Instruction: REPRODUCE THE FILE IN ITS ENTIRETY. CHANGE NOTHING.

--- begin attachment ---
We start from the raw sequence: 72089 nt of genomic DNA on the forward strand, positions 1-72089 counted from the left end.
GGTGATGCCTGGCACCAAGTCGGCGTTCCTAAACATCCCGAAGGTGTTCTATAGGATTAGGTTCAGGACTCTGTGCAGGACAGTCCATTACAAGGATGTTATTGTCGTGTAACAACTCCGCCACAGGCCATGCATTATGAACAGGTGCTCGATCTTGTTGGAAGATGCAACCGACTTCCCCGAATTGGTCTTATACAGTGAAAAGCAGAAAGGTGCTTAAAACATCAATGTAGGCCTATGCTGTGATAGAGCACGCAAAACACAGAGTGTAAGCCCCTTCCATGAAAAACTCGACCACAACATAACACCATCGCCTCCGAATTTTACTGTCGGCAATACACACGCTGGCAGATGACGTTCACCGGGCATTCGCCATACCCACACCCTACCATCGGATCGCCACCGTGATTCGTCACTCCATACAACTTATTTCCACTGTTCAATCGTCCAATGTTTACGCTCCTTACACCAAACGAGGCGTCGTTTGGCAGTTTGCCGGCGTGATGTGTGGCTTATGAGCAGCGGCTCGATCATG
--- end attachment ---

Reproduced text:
We start from the raw sequence: 72089 nt of genomic DNA on the forward strand, positions 1-72089 counted from the left end.
GGTGATGCCTGGCACCAAGTCGGCGTTCCTAAACATCCCGAAGGTGTTCTATAGGATTAGGTTCAGGACTCTGTGCAGGACAGTCCATTACAAGGATGTTATTGTCGTGTAACAACTCCGCCACAGGCCATGCATTATGAACAGGTGCTCGATCTTGTTGGAAGATGCAACCGACTTCCCCGAATTGGTCTTATACAGTGAAAAGCAGAAAGGTGCTTAAAACATCAATGTAGGCCTATGCTGTGATAGAGCACGCAAAACACAGAGTGTAAGCCCCTTCCATGAAAAACTCGACCACAACATAACACCATCGCCTCCGAATTTTACTGTCGGCAATACACACGCTGGCAGATGACGTTCACCGGGCATTCGCCATACCCACACCCTACCATCGGATCGCCACCGTGATTCGTCACTCCATACAACTTATTTCCACTGTTCAATCGTCCAATGTTTACGCTCCTTACACCAAACGAGGCGTCGTTTGGCAGTTTGCCGGCGTGATGTGTGGCTTATGAGCAGCGGCTCGATCATG